Have I fallen out of love with philosophy?

I was up late last night watching a documentary that caught my interest. Somebody interviewed contemporary philosophers and gave them ten minutes or so to explain one of their ideas.

Now, I loved studying philosophy in college, but I haven’t read a lick of it since I graduated (unless watching The Matrix counts). I thought the documentary might get me back into the swing of things, but the result was not quite what I expected: I realized that I may have fallen out of love with philosophy (or, at least with a great deal of it).

My personal study of philosophy can be described as a four-year-long desperate clutching-onto of the idea that God exists. I think I’ve always known that if that idea got away from me I’d be done for. My belief that God exists is what gets me out of bed every day, motivates me to be kind to others, take care of myself, and contribute to society. Without my belief in God, I’m certain that I couldn’t find a meaningful purpose in doing any of those things…so I simply wouldn’t do them.

So what was my problem with the documentary? Well, it seems that a great deal of contemporary philosophy is just altogether done with God. Because faith is required to believe in God, and faith is (arguably) non-rational, God doesn’t get to play. So what was the documentary about? It basically amounted to philosopher after philosopher appealing to some kind universal existential reason for getting out of bed every day, being kind to others, taking care of ourselves, and contributing to society.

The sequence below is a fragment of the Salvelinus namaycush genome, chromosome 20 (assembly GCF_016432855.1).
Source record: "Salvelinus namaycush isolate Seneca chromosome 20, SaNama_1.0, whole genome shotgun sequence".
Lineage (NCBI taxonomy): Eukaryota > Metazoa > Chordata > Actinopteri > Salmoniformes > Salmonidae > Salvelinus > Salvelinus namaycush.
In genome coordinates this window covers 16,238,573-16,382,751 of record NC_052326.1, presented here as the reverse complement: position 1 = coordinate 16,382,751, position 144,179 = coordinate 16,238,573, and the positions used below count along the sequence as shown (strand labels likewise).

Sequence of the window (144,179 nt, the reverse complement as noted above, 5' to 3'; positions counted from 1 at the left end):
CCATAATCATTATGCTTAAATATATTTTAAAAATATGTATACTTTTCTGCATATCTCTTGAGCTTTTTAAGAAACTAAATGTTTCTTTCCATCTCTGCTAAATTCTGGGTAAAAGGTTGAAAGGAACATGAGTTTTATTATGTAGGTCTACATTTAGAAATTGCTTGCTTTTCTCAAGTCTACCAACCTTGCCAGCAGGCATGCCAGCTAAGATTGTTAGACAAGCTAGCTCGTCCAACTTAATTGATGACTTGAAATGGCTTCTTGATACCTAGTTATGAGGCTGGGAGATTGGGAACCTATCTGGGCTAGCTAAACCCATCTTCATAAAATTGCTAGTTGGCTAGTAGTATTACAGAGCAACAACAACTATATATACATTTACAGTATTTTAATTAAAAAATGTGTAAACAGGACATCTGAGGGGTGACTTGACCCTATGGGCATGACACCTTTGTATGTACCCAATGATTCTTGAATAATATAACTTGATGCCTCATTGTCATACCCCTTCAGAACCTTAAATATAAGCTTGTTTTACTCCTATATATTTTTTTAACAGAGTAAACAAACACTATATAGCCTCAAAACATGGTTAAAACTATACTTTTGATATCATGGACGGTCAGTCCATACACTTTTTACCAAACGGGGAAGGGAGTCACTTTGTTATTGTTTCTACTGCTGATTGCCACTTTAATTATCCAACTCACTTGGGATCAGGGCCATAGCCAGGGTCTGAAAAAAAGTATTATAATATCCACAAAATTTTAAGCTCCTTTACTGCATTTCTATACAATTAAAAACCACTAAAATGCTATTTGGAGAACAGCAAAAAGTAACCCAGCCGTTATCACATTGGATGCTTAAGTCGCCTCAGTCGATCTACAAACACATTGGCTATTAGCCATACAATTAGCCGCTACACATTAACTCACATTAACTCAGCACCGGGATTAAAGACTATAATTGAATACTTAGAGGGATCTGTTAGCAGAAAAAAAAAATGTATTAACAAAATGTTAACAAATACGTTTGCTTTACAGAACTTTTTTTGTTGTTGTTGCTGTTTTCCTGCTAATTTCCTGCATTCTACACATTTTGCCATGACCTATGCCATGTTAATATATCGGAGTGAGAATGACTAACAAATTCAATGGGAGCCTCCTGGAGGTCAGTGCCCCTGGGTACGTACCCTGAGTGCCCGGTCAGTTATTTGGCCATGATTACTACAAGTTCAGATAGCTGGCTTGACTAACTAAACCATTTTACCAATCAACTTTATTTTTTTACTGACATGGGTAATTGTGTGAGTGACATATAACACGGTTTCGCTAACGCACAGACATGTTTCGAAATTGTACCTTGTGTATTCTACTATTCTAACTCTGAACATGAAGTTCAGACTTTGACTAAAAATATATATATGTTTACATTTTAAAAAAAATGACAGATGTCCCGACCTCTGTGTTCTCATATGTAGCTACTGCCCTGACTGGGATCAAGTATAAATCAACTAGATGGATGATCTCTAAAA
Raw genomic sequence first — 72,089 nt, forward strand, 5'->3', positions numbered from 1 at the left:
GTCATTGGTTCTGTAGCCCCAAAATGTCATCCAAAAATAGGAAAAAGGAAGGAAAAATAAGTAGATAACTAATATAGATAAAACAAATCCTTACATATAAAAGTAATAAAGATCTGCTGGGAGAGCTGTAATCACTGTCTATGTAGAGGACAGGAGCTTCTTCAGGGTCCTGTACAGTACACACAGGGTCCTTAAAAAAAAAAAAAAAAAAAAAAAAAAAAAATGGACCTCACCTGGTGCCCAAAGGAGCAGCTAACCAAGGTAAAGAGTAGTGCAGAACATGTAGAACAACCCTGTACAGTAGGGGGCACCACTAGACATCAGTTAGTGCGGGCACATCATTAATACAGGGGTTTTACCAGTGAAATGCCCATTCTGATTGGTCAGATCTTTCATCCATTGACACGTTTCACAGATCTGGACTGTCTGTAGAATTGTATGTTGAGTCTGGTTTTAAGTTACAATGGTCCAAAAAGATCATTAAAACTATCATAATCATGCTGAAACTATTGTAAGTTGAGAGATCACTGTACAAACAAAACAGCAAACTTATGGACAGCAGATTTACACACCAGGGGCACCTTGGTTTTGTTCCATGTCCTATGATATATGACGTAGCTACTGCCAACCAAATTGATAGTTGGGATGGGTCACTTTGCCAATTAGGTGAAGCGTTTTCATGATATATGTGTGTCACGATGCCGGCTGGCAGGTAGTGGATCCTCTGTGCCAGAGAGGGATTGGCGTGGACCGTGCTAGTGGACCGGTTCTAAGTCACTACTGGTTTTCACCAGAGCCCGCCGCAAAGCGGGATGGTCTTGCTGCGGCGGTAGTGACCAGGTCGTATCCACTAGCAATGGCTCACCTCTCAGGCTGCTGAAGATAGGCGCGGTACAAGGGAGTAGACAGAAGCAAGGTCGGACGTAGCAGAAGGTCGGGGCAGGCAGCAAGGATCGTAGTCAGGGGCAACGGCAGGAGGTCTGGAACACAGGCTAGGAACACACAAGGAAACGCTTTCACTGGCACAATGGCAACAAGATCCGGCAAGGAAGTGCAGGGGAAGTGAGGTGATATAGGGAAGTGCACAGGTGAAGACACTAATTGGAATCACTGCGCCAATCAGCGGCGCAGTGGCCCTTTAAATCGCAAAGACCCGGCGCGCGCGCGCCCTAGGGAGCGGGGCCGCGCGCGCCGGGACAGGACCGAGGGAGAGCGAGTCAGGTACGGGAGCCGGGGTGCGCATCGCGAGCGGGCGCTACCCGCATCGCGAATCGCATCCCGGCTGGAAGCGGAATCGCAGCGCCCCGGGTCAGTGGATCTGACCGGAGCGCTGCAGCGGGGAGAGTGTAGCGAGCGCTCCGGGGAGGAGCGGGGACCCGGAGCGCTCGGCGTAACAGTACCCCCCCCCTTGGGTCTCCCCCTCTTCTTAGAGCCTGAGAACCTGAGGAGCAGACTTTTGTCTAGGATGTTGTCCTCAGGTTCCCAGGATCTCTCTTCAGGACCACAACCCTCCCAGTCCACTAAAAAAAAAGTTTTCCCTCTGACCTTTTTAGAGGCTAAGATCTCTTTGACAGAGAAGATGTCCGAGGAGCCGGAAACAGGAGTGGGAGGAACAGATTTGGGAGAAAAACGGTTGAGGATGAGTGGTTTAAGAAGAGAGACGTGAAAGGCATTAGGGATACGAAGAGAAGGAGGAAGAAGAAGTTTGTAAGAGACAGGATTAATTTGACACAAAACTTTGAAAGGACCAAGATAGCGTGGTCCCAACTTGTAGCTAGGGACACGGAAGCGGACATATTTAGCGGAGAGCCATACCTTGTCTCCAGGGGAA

This just baffles me. If there truly is no God, no existence beyond this life, there is simply 0 reason to think that doing one thing rather than another actually matters in the grand scheme of things! How is it possible to live without belief in God? I know that it is — I’ve seen others do it. I just simply don’t understand it.

Philosophical inquiry is a means to an end. In my life, it is has served its purpose well: it has cemented many of my treasured beliefs and has kicked the ass of many of my beliefs that deserved it. It continues to serve as excellent lyrical inspiration. But I can’t seem to truly re-engage with philosophy. It seems that my battle now is with faith. In retrospect, it probably always has been.

Maybe XKCD has it right.